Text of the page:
The Business of America Is War

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William Astore: If patriotism is famously the last refuge of the scoundrel, it’s also the first recourse of those seeking to mobilize customers for the latest bloodletting exercise in combat as commerce.

We Lost Our Humanity in Vietnam

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William Astore: In a war in which commanding generals rewarded American troops for generating high enemy body count and punished those “slackers” who didn’t kill enough of the enemy, small wonder that Vietnam became an American killing field and a breeding ground for atrocity.

War Is a Dirty Business

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William Astore: War should never be debated in the abstract; it’s only at our own peril when we reduce it to mindless entertainment. We must always remember how hideous the face of war can be, and how pitiless it is to those caught in its path of destruction.

Washington’s Endless Wars

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William Astore: Our wars and their impact are kept in remarkable isolation from what passes for public affairs in this country, leaving most Americans with little knowledge and even less say about whether they should be, and how they are, waged.

Baseball Has Lost Some of Its Soul

Derek Jeter

William J. Astore: But I despair at the way money and media and mercenary players have invaded the game and changed its character from a pastime to a business. Just one recent example: today’s opener between the Red Sox and Yankees was moved to 8:05 PM for the benefit of ESPN Sunday night baseball in the hopes of garnering higher ratings and advertising revenue. Few seem to care about inconveniencing the fans, or flouting the tradition of opening day played in the afternoon under God’s natural light.

The United States of Euphemism

George Orwell

Judging by the local newspaper that serves the rural area of Pennsylvania where I live, hunters no longer shoot and kill deer: they harvest them. “Harvest” is the latest euphemism of choice for killing, and it’s applied not just to the culling of the deer herd but also to the killing of bears, bobcats, and [...]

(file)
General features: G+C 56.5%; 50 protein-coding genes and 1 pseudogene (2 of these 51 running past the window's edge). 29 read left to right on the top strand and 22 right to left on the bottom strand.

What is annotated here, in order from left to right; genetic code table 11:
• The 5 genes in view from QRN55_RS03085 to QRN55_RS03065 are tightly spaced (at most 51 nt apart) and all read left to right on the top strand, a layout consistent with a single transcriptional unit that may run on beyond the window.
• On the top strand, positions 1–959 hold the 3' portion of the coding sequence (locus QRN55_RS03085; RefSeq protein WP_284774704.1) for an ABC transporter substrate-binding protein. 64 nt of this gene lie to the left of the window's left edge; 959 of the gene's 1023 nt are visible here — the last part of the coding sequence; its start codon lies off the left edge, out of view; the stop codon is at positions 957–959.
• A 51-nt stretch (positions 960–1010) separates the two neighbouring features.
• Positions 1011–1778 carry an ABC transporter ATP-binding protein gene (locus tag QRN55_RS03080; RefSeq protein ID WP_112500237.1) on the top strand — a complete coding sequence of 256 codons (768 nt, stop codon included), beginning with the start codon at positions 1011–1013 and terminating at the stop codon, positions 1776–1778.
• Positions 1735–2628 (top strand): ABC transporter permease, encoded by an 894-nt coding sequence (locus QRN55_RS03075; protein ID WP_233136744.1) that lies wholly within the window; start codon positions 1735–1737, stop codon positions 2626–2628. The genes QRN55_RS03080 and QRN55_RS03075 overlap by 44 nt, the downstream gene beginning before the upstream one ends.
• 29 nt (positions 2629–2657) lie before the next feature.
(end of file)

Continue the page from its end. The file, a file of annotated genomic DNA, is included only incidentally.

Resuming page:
American Torture: No Knowledge of History, No Sense of Tragedy

"Judgement at Nuremberg" Spencer Tracy, Marlene Dietrich 1961 U/A Photo by Al St. Hilaire - Image courtesy mptvimages.com

Recently in the New York Times, Scott Shane and Mark Mazzetti showed that the Bush Administration, the CIA, and the Senate and House Intelligence Committees failed to ask for any historical context before approving so-called “harsh interrogation techniques,” including waterboarding, in 2002. No one apparently knew, or wanted to know, that the U.S. had defined [...]

Mary McCarthy in Vietnam, Barack Obama in Afghanistan

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In 1967, outraged by the course of the Vietnam War, as well as her country’s role in prolonging and worsening it, Mary McCarthy, novelist, memoirist, and author of the bestseller The Group, went to Saigon, then the capital of South Vietnam, to judge the situation for herself. The next year, she went to the North [...]

Why We Need a “Truth Commission” to Investigate Torture

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The American people’s faith in their government—even with the election of Barack Obama—remains compromised. One reason is obvious. Americans see low-level military operatives being imprisoned for mistreatment, even murder, of prisoners. At the same time, high-level officials go uninvestigated and unpunished. In their case, we’re told to look forward rather than backward, an empty phrase [...]

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